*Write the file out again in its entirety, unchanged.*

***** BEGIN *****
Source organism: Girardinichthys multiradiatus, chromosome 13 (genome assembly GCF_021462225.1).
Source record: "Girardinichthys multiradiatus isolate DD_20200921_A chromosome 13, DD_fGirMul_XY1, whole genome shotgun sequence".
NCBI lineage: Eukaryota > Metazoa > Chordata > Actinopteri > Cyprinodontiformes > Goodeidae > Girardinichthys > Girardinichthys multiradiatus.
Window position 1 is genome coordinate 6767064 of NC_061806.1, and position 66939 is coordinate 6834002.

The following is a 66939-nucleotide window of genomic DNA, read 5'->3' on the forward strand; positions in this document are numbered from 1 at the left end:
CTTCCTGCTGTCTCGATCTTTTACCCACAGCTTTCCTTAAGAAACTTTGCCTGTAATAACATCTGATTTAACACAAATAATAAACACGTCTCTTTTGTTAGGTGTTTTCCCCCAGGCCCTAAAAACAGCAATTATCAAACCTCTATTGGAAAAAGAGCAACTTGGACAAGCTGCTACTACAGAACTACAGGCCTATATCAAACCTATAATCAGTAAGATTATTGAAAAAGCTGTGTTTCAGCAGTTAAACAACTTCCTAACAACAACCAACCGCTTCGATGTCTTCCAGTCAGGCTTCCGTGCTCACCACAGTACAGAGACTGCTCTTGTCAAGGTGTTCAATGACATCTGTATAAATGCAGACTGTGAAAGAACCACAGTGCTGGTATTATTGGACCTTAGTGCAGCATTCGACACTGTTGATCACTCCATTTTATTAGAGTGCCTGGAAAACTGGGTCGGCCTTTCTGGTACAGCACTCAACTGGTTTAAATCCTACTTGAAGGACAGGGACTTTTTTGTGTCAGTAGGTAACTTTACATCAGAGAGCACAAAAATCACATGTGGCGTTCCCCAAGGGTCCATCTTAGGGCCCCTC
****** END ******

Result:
Source organism: Girardinichthys multiradiatus, chromosome 13 (genome assembly GCF_021462225.1).
Source record: "Girardinichthys multiradiatus isolate DD_20200921_A chromosome 13, DD_fGirMul_XY1, whole genome shotgun sequence".
NCBI lineage: Eukaryota > Metazoa > Chordata > Actinopteri > Cyprinodontiformes > Goodeidae > Girardinichthys > Girardinichthys multiradiatus.
Window position 1 is genome coordinate 6767064 of NC_061806.1, and position 66939 is coordinate 6834002.

The following is a 66939-nucleotide window of genomic DNA, read 5'->3' on the forward strand; positions in this document are numbered from 1 at the left end:
CTTCCTGCTGTCTCGATCTTTTACCCACAGCTTTCCTTAAGAAACTTTGCCTGTAATAACATCTGATTTAACACAAATAATAAACACGTCTCTTTTGTTAGGTGTTTTCCCCCAGGCCCTAAAAACAGCAATTATCAAACCTCTATTGGAAAAAGAGCAACTTGGACAAGCTGCTACTACAGAACTACAGGCCTATATCAAACCTATAATCAGTAAGATTATTGAAAAAGCTGTGTTTCAGCAGTTAAACAACTTCCTAACAACAACCAACCGCTTCGATGTCTTCCAGTCAGGCTTCCGTGCTCACCACAGTACAGAGACTGCTCTTGTCAAGGTGTTCAATGACATCTGTATAAATGCAGACTGTGAAAGAACCACAGTGCTGGTATTATTGGACCTTAGTGCAGCATTCGACACTGTTGATCACTCCATTTTATTAGAGTGCCTGGAAAACTGGGTCGGCCTTTCTGGTACAGCACTCAACTGGTTTAAATCCTACTTGAAGGACAGGGACTTTTTTGTGTCAGTAGGTAACTTTACATCAGAGAGCACAAAAATCACATGTGGCGTTCCCCAAGGGTCCATCTTAGGGCCCCTC